The United States is poised to move about 1,000 U.S. troops from northern Syria amid an ongoing Turkish incursion into the region, Defense Secretary Mark Esper said on Sunday, calling the situation "untenable" for U.S. forces.
The U.S. government on Sunday said it’s withdrawing roughly 1,000 troops from northern Syria after learning Turkey is planning further attacks in the region.
Those attacks are aimed at Washington’s Kurdish-led ally, the Syrian Democratic Forces.
U.S. Defense Secretary Mark Esper defended the decision on CBS’s “Face the Nation.” (SOUND BITE) (ENGLISH) U.S. DEFENSE SECRETARY MARK ESPER, SAYING: “So we find ourselves as we have American forces likely caught between two opposing advancing armies and it’s a very untenable situation.
So I spoke with the President last night, after discussions with the rest of the national security team and he directed that we being a deliberate withdrawal of forces from northern Syria.” The U.S. withdrawal has raised international outcry, as allies fear a humanitarian crisis – with war crimes potentially committed against civilians by the Turks.
Critics also accuse the U.S. of abandoning its Kurdish allies, who have helped in the fight against ISIS.
The Turkish offensive has sparked the potential for ISIS prisoners to break free.
Esper said another reason for the U.S. withdrawal was the Kurds’ apparent decision to cut a deal with Russia for help – a point he was challenged on by “Face the Nation” host Margaret Brennan.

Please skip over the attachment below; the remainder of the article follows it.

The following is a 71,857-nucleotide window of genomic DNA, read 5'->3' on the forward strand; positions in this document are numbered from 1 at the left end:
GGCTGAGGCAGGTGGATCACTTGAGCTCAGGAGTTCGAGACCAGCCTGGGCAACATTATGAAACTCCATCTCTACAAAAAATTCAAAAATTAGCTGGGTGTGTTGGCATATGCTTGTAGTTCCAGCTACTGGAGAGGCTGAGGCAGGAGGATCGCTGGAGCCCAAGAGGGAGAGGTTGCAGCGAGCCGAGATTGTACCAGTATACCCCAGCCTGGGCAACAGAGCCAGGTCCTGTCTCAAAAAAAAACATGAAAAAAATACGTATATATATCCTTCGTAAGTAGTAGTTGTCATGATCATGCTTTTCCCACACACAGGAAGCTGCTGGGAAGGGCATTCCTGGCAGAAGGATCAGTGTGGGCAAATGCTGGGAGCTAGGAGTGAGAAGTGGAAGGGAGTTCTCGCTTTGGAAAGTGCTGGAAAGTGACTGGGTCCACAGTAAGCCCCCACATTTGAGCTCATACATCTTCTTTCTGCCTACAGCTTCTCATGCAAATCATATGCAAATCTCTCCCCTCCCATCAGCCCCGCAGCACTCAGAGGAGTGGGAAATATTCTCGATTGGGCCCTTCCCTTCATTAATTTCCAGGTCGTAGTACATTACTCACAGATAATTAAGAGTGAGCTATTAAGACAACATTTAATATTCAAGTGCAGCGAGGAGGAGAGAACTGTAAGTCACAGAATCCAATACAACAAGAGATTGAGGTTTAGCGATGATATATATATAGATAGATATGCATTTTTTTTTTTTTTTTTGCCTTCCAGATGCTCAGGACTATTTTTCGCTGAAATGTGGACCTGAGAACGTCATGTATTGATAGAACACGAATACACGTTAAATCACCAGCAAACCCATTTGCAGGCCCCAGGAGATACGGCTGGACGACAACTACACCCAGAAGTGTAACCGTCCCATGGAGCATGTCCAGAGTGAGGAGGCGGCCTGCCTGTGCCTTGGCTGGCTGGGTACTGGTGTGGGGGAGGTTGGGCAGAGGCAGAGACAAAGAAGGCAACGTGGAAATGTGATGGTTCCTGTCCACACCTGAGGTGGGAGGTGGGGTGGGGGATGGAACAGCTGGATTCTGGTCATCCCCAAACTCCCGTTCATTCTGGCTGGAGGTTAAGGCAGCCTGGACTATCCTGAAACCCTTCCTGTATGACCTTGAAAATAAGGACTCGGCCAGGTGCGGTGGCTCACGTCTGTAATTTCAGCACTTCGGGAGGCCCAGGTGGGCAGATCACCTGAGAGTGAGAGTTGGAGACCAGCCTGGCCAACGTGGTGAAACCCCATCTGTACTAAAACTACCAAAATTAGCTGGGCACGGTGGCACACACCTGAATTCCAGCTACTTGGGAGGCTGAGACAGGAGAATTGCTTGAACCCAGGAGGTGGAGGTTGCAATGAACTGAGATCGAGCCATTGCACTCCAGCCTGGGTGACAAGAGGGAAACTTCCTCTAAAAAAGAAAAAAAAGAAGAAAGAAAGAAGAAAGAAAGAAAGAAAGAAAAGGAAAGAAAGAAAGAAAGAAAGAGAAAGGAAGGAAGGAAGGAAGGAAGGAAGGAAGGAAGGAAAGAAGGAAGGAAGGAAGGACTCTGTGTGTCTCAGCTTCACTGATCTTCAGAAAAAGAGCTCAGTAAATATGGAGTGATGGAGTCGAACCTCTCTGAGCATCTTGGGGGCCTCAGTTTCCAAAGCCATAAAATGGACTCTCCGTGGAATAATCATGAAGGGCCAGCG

(SOUND BITE) (ENGLISH) CBS ‘FACE THE NATION’ HOST MARGARET BRENNAN, SAYING: “To be clear, the reason the Syrian Kurds are striking a deal here is to protect themselves from being killed by Turkey.” (SOUND BITE) (ENGLISH) U.S. DEFENSE SECRETARY MARK ESPER, SAYING: “That’s right.” (SOUND BITE) (ENGLISH) CBS ‘FACE THE NATION’ HOST MARGARET BRENNAN, SAYING: “But that’s what the United States was doing for them.
They were our allies, that we were advising and assisting and protecting.
It sounds a lot like they were being left to be slaughtered.
So what choice were they left, other than to find someone else to protect them?” (SOUND BITE) (ENGLISH) U.S. DEFENSE SECRETARY MARK ESPER, SAYING: “Look, the Kurds have been very good partners in the de-ISIS campaign, they were very good fighters on the battlefield – we obviously enabled that as well – but at the same time, we didn’t sign up to fight the Turks on their behalf.
And we’ve been very clear with them about that.” But Republican Congressman Adam Kinzinger, a former member of the U.S. Air Force, said the implication of the U.S. withdrawal would be “terrible.” (SOUND BITE) (ENGLISH) U.S. REP.
ADAM KIZINGER, SAYING: “Leaving an ally behind, abandoning people that we frankly told that we are going to be with is disheartening, depressing, frankly it’s weak, and I don’t see how it follows through on the president’s promise, his biggest promise of the campaign, to defeat ISIS, because I think it is going to resurge.” Turkey now faces threats of possible sanctions from the U.S. Two other NATO allies, Germany and France, have suspended arms exports to Turkey.
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